We talk about being here, now, in the moment.
We think about being here, now, in the moment.
But talking about it and thinking about it have nothing to do with actually being here, now, in the moment.
The only way to be in the moment is to stop talking and thinking about it — about anything — for a minute, and actually be in it. That’s about as straightforward as it gets, right? So what’s so hard about it? Why is it that we’d rather think and talk about being here, than just simply and actually be here?
There’s only one possible explanation. When it comes down to it, there’s something about being here that we don’t like or aren’t comfortable with. And as soon as that discomfort is encountered in a moment of silence, we internally cringe and retreat to our usual means of distracting ourselves from what’s here.
There are numerous ways of doing that. By far the simplest, easiest, most accessible and affordable way to run from what’s here is to turn to thought. Thought instantly transports us away from here, to someplace else: a past moment, experience or memory. Or a future idea, plan or fantasy.
Ironically, our thoughts very often take us to unpleasant memories from the past or worries about the future. And yet, maybe because we know these are not actually real and happening in this very moment, we prefer them to whatever unwanted, unpleasant thing is, in reality, coming up when we finally get still and reside in the moment.
Maybe something within us knows that what’s here now is more real than anything we can think or dream up. And we’ll take the fake, non-existent pain over the real pain that pricks and stings like salt on a wound.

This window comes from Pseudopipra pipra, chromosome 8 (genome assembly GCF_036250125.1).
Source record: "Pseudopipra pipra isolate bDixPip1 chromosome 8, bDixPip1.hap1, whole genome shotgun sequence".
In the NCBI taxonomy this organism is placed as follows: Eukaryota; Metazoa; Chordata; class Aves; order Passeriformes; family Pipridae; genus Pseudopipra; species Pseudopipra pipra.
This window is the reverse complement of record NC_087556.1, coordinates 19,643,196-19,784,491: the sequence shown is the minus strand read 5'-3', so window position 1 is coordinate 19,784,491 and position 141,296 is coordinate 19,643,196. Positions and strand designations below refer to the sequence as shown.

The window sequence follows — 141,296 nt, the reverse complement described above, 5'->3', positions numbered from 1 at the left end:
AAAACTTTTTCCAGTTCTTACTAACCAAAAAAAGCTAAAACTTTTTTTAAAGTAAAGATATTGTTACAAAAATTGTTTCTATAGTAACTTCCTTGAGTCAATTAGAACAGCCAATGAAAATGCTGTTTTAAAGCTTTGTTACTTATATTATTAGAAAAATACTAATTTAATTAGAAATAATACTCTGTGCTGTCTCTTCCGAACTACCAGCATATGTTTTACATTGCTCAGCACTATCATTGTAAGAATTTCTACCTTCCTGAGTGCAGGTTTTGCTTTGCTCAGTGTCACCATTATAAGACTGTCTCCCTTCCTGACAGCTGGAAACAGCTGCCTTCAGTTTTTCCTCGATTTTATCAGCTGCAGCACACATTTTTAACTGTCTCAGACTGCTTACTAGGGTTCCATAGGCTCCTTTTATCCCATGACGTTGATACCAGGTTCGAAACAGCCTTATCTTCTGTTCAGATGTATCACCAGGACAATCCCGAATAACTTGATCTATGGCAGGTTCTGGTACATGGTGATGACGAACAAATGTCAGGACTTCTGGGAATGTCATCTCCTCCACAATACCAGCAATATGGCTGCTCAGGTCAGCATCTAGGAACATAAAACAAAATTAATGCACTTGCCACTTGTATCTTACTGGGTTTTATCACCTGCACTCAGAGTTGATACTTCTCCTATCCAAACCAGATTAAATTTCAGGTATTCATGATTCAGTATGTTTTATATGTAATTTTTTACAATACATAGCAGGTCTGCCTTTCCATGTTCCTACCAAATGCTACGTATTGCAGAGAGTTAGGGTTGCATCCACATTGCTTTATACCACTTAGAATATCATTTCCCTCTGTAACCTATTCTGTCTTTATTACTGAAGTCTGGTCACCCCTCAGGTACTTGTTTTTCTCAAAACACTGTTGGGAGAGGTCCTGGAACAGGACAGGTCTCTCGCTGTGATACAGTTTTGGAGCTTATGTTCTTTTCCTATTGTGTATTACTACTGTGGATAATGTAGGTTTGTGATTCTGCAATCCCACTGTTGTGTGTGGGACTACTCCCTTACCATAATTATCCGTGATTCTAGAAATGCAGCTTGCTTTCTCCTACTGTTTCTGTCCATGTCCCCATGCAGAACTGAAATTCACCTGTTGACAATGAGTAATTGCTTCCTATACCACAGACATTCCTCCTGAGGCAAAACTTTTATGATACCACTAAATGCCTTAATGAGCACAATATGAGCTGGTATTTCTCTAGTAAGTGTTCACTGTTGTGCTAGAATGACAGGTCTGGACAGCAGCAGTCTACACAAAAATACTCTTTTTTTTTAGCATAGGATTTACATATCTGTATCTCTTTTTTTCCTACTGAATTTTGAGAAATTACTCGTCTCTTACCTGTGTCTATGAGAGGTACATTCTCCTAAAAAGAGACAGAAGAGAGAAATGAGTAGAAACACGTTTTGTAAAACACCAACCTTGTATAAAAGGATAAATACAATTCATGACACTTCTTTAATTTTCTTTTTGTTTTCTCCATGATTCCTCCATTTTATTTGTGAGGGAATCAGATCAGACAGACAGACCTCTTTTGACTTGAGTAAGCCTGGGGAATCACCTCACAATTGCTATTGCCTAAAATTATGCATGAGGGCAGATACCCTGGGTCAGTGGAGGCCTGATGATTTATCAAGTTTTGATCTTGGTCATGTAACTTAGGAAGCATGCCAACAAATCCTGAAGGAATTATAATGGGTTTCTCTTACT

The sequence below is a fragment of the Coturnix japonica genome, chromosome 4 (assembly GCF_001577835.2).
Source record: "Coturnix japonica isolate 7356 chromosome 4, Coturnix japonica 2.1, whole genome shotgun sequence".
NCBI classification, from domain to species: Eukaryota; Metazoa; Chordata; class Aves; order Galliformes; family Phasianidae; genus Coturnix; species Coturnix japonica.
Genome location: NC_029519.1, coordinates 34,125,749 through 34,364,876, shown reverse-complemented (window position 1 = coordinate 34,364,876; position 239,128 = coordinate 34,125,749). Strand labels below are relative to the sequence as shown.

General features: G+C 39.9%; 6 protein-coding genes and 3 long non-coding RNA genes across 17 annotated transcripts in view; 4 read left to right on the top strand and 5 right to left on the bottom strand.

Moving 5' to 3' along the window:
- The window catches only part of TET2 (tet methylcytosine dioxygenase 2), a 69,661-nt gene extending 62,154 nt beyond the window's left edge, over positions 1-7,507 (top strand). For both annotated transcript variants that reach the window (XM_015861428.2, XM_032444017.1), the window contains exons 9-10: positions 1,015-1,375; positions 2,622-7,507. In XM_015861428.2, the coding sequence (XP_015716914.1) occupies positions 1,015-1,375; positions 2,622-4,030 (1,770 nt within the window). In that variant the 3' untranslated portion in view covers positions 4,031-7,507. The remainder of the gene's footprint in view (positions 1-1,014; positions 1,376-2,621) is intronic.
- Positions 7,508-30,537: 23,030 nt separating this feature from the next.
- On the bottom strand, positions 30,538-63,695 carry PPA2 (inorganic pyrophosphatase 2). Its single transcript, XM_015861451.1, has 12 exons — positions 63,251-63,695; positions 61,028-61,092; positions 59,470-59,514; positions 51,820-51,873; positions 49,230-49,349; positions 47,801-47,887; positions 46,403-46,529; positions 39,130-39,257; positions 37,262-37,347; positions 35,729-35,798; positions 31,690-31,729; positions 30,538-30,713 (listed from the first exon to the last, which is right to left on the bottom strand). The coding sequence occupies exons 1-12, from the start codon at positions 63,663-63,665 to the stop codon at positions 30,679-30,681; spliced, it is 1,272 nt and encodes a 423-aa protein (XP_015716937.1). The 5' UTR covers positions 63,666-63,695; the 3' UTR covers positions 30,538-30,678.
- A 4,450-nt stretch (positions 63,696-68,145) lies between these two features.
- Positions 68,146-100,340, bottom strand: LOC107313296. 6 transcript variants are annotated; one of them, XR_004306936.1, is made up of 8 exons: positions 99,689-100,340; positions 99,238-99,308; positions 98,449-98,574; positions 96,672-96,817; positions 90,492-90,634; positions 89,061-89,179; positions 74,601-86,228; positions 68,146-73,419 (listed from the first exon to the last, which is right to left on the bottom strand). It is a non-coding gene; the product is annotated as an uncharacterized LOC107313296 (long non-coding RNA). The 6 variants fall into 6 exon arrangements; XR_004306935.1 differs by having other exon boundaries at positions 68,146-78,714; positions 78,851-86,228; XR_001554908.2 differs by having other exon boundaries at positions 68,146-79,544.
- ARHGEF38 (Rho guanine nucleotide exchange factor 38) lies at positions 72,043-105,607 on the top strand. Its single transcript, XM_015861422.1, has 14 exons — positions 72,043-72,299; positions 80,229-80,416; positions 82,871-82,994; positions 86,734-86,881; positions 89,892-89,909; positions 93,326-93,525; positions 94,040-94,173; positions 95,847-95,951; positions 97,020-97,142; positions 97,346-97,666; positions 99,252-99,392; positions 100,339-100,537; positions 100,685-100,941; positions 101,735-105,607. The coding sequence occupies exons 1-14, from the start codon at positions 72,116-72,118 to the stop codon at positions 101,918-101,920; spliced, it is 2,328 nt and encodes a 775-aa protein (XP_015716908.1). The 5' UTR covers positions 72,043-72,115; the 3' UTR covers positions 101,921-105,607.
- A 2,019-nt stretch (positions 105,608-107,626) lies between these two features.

But we sell ourselves short every time we do this. We don’t realize that when we are fully present with discomfort and pain, we have a chance to tangibly encounter it in a way that is never possible when we are in our mind. Yes, that does mean feeling it. And, no, it won’t feel good. Pain and discomfort, by definition, never do.
And yet through allowing ourselves to sit with these feelings, something begins to happen. In life, nothing stays static, and that holds true for painful and uncomfortable feelings and emotions. As we sit with them, they may hurt worse for a while initially. But soon enough they begin to lose their edge. If we do this long enough, these unwanteds have a way of lessening and even disappearing altogether.
By contrast, our unwanted feelings and emotions never go away if we run from them, but rather continue to nag at us in the background. They’re here for a reason. They have a story to tell. They need to be heard.
If we face them, hard though it may be to just sit there and be with these unpleasant things, they do eventually take their leave. Then, until the next unmet emotion arises for airtime, we’ll find it much easier be here now, in the moment, and enjoy the ease of what that is, of who we are in our essence.
Most humans have a lot of unconscious baggage, so it’s not a one-time thing.
Sit, feel, rinse, repeat.
In spiritual communities, we like to talk about being here and now. But if we spend all of our time actually running from what’s here, it’s obvious what we really want: not what is, but escape from what is. Not what’s here, but something, anything, other than what’s here.
If that’s the case, the least we can do is stop talking about being here, and start admitting that what we truly value is our dream world of past and future.
Involuntary thoughts are like
programs to obstruct being.
Every time you cultivate or entertain
an involuntary thought, you
sell out this Living Moment
for a nonexistent past